However, until last week, the implementing regulations on the investment of repatriated money did not cover direct investment or real sector investment. The only option for those who apply for the tax amnesty is investing their repatriated funds in the financial sector. The existing financial instrument is able to accommodate taxpayers’ need to reinvest in their own businesses or create new businesses through discretionary funds managed by investment manager companies.

Investing in property through the financial sector is also possible by using the Real Estate Investment Trust (DIRE). However, these instruments are more complicated than directly investing money in a company or buying property and can discourage taxpayers from repatriating their assets.

Another concern surrounding the impact of repatriation money on economic growth relates to what will happen to the money when the three-year period ends in March 2019. Will there be a massive capital outflow? Has the government prepared any mitigation efforts to anticipate this?

If a massive capital outflow does occur, the domestic economy will be hit hard and economic growth could sharply decline. Moreover, 2019 is an election year and therefore the economic crisis that could occur because of a massive reversal capital outflow could be a double hit along with political uncertainty. The worst-case scenario is that the 1998 economic and political crisis could reoccur in Indonesia. We do not want that to happen.

The risk of massive capital outflows can be minimized if more repatriation money is invested in the real sector than in the financial sector. To increase taxpayers’ preference for real sector investment, the government should ensure that the development of infrastructure and priority sectors occurs as planned and that the investment and business climate in Indonesia is conducive. In addition, prudent macroeconomic policy is needed along the way so that the Indonesian economy in 2016 is strong enough to overcome any hiccups.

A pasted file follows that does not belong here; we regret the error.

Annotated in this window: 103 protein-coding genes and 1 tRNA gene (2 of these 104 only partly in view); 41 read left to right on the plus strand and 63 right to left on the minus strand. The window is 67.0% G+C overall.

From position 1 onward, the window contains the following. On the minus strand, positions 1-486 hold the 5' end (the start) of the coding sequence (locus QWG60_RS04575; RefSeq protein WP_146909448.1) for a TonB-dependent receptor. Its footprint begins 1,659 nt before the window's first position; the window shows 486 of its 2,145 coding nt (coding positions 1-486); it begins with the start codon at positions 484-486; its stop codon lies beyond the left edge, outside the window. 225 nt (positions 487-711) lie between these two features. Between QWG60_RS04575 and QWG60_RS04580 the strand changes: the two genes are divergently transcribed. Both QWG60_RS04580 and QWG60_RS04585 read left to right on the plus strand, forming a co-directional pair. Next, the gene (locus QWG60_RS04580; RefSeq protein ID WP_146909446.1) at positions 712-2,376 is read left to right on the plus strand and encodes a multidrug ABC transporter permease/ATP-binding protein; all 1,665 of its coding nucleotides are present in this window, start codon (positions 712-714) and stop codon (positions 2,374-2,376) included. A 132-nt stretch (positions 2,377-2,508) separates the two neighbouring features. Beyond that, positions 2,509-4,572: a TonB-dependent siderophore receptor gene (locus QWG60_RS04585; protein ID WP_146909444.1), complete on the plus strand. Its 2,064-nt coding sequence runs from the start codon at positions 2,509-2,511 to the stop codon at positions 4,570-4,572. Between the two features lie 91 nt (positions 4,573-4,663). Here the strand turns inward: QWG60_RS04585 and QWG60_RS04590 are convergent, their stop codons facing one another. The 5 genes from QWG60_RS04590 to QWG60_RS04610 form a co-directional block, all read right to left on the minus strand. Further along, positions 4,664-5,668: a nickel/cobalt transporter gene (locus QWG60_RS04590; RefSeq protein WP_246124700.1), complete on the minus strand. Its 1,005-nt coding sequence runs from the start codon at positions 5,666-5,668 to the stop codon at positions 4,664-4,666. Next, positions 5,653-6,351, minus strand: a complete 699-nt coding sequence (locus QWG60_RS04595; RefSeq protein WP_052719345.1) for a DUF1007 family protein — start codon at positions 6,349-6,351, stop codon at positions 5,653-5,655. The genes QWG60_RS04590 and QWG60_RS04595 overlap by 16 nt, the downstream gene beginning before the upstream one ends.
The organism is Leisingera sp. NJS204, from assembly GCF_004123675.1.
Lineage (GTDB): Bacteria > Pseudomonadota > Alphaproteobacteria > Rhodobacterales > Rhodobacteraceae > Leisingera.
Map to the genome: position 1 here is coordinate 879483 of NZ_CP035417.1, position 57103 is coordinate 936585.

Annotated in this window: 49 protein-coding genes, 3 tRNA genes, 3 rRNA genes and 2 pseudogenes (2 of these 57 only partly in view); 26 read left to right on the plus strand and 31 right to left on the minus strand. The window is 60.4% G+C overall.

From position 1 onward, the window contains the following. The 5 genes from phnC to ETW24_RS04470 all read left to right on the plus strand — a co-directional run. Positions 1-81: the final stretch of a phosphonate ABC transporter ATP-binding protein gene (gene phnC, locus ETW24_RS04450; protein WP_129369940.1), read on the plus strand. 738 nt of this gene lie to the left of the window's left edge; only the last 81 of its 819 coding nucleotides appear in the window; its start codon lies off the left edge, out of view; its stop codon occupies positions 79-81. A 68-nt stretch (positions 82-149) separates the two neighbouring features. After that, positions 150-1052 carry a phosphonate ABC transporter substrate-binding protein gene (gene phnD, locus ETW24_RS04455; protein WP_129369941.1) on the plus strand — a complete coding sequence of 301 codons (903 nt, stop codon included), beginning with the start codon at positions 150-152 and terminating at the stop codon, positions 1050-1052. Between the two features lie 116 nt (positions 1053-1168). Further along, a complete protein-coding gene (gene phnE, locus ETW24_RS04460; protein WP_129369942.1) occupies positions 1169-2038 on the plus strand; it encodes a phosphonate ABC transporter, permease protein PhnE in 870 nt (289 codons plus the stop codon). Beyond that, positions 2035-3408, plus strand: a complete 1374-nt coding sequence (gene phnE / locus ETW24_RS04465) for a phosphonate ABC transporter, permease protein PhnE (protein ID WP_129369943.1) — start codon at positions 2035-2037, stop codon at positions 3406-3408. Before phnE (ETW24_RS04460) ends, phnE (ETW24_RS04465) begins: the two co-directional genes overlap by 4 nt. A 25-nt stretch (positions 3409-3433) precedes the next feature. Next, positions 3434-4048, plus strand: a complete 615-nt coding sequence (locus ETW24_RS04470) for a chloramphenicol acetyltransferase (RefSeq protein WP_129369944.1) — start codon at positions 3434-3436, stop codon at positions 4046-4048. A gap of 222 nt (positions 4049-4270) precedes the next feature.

As the future depends on what we do today, it is necessary for the government to issue implementing regulations on real sector investment as soon as possible. Not only will it affect taxpayers’ decisions on whether to just declare their offshore assets and pay higher rates or to repatriate their money to Indonesia and pay lower rates, but it will also affect their decisions on whether to invest their money in the financial sector or real sector.

With different penalty rates applied for different time periods of the tax amnesty, the window for taxpayers to pay the lowest penalty rate is until Sept. 30 and certainty on real sector investment will help taxpayers make a decision.

As funding for infrastructure and the priority sector is urgently needed, the success of the tax amnesty, mainly represented by a large amount of repatriated money, is very important and we still have eight weeks until the first window of the policy ends.

The writer is head of the Mandiri Institute.